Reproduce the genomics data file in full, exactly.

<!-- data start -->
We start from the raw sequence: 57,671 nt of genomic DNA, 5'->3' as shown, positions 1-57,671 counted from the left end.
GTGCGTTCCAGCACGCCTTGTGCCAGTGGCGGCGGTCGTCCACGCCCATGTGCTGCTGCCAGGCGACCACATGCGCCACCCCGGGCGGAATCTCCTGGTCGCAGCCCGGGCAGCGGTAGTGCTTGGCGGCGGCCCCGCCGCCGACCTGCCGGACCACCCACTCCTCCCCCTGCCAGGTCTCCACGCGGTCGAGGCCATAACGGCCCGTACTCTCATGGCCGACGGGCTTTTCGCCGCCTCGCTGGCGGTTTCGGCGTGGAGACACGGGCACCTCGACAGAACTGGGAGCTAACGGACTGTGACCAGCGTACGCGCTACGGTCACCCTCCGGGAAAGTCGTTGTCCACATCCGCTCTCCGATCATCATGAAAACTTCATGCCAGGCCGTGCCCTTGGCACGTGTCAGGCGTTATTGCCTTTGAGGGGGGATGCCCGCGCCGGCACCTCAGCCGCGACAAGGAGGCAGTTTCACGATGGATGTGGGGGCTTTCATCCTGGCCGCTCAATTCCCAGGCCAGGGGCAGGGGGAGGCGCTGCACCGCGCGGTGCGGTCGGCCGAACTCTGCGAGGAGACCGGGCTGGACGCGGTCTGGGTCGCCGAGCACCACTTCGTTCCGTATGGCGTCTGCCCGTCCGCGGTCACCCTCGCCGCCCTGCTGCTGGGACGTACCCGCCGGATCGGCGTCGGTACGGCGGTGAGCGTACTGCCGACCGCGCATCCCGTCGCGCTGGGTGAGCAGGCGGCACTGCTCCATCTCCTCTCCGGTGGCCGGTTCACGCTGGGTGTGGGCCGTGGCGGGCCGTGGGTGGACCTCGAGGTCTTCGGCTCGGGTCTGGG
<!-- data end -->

We start from the raw sequence: 57,671 nt of genomic DNA, 5'->3' as shown, positions 1-57,671 counted from the left end.
GTGCGTTCCAGCACGCCTTGTGCCAGTGGCGGCGGTCGTCCACGCCCATGTGCTGCTGCCAGGCGACCACATGCGCCACCCCGGGCGGAATCTCCTGGTCGCAGCCCGGGCAGCGGTAGTGCTTGGCGGCGGCCCCGCCGCCGACCTGCCGGACCACCCACTCCTCCCCCTGCCAGGTCTCCACGCGGTCGAGGCCATAACGGCCCGTACTCTCATGGCCGACGGGCTTTTCGCCGCCTCGCTGGCGGTTTCGGCGTGGAGACACGGGCACCTCGACAGAACTGGGAGCTAACGGACTGTGACCAGCGTACGCGCTACGGTCACCCTCCGGGAAAGTCGTTGTCCACATCCGCTCTCCGATCATCATGAAAACTTCATGCCAGGCCGTGCCCTTGGCACGTGTCAGGCGTTATTGCCTTTGAGGGGGGATGCCCGCGCCGGCACCTCAGCCGCGACAAGGAGGCAGTTTCACGATGGATGTGGGGGCTTTCATCCTGGCCGCTCAATTCCCAGGCCAGGGGCAGGGGGAGGCGCTGCACCGCGCGGTGCGGTCGGCCGAACTCTGCGAGGAGACCGGGCTGGACGCGGTCTGGGTCGCCGAGCACCACTTCGTTCCGTATGGCGTCTGCCCGTCCGCGGTCACCCTCGCCGCCCTGCTGCTGGGACGTACCCGCCGGATCGGCGTCGGTACGGCGGTGAGCGTACTGCCGACCGCGCATCCCGTCGCGCTGGGTGAGCAGGCGGCACTGCTCCATCTCCTCTCCGGTGGCCGGTTCACGCTGGGTGTGGGCCGTGGCGGGCCGTGGGTGGACCTCGAGGTCTTCGGCTCGGGTCTGGG